Since the pandemic hit in early 2020, our authors and writers around the world have been producing lots of videos. Occasionally, we like to highlight those videos both because they are fascinating—and to encourage other writers to go and do likewise.
Both of the videos we are sharing this week were proposed and produced by media allies. Many of our writers produce their own videos, which can build a loyal and valuable audience over time, but there also are advantages when we work with allies who will share videos across their media networks.
And here’s a tip for authors: Those opportunities with allies are especially significant when our writers’ messages are timely, meaning newsworthy. Both of the authors we are featuring in this column talk about their own lives, as well issues as timely as front-page headlines about racism and cross-cultural conflict.
Both of the authors featured here are expert at sharing helpful words of wisdom—including personal stories—that can help others find hope in the midst of turbulence.
Col. Clifford Worthy on Michelle Campbell’s Podcast
The first video features Clifford Worthy, the oldest living Black graduate of West Point who was part of the groundbreaking class of cadets after President Truman signed an order integrating the US Army. His memoir The Black Knight, which is available from Amazon, is the subject of a new interview with Michelle Campbell, the host of Detroit-based SMAC Productions. Michelle’s vision statement for her production house is “envisioning a society where traditionally marginalized people, empowered with information, access and equity, have unhindered opportunity to build dynamic lives.”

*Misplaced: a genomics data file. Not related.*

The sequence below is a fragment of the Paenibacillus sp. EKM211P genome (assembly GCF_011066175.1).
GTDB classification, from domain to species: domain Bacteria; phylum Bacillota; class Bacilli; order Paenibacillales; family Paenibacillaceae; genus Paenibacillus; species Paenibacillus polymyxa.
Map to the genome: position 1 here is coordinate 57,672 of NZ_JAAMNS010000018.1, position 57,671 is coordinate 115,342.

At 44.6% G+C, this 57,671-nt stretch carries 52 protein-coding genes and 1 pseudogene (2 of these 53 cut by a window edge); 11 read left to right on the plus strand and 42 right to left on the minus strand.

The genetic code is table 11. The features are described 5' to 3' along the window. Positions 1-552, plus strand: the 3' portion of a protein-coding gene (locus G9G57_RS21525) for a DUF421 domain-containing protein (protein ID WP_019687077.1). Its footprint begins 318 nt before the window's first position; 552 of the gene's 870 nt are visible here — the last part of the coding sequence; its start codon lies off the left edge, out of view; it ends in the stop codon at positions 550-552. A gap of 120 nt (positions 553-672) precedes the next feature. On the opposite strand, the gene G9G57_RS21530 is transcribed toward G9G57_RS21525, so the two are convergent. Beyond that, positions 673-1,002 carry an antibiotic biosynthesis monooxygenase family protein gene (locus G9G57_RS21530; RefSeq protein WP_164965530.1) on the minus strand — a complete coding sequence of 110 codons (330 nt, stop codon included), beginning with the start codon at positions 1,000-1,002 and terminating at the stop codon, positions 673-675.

Victor Begg with the Interfaith Center in Ohio
The second video features author Victor Begg, whose memoir Our Muslim Neighbors also is available via Amazon. This conversation was hosted by our friends at The Interfaith Center at the University of Miami in Ohio. Earlier, these colleagues hosted video conversations with authors Mindy Corporon and also Bill Tammeus, both of whom are nationally known as advocates for interfaith peacemaking.
In this new conversation with Victor, the Interfaith Center’s Program Director Geneva Blackmer opens the program by explaining: “Victor has worked tirelessly to show how much common ground exists between us. He believes in the power of simply talking to one another. Person by person and friend by friend, goodhearted people can change the world, he says.”
This kind of conversation is important right now, Victor says in the video. “There are so many rifts tearing our societal fabric apart: social, political and religious. … America, I believe, has a role to play if we can invent ways to unite across these divides.”